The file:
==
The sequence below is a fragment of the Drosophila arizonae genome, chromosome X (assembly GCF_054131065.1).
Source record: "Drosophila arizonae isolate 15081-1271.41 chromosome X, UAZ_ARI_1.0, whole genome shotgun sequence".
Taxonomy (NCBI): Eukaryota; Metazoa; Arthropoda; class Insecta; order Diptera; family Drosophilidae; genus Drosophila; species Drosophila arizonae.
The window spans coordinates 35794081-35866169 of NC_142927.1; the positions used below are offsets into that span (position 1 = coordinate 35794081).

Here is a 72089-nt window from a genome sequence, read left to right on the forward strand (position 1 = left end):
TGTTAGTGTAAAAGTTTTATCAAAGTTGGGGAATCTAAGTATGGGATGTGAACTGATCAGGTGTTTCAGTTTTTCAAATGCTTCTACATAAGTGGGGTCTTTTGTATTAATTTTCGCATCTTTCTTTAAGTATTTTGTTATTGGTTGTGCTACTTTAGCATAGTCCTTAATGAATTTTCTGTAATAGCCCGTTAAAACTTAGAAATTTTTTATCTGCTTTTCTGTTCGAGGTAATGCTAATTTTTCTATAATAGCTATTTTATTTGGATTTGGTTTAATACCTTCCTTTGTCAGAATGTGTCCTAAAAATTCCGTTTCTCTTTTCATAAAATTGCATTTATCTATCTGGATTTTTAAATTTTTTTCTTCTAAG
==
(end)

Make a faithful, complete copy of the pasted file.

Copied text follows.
The sequence below is a fragment of the Drosophila arizonae genome, chromosome X (assembly GCF_054131065.1).
Source record: "Drosophila arizonae isolate 15081-1271.41 chromosome X, UAZ_ARI_1.0, whole genome shotgun sequence".
Taxonomy (NCBI): Eukaryota; Metazoa; Arthropoda; class Insecta; order Diptera; family Drosophilidae; genus Drosophila; species Drosophila arizonae.
The window spans coordinates 35794081-35866169 of NC_142927.1; the positions used below are offsets into that span (position 1 = coordinate 35794081).

Here is a 72089-nt window from a genome sequence, read left to right on the forward strand (position 1 = left end):
TGTTAGTGTAAAAGTTTTATCAAAGTTGGGGAATCTAAGTATGGGATGTGAACTGATCAGGTGTTTCAGTTTTTCAAATGCTTCTACATAAGTGGGGTCTTTTGTATTAATTTTCGCATCTTTCTTTAAGTATTTTGTTATTGGTTGTGCTACTTTAGCATAGTCCTTAATGAATTTTCTGTAATAGCCCGTTAAAACTTAGAAATTTTTTATCTGCTTTTCTGTTCGAGGTAATGCTAATTTTTCTATAATAGCTATTTTATTTGGATTTGGTTTAATACCTTCCTTTGTCAGAATGTGTCCTAAAAATTCCGTTTCTCTTTTCATAAAATTGCATTTATCTATCTGGATTTTTAAATTTTTTTCTTCTAAG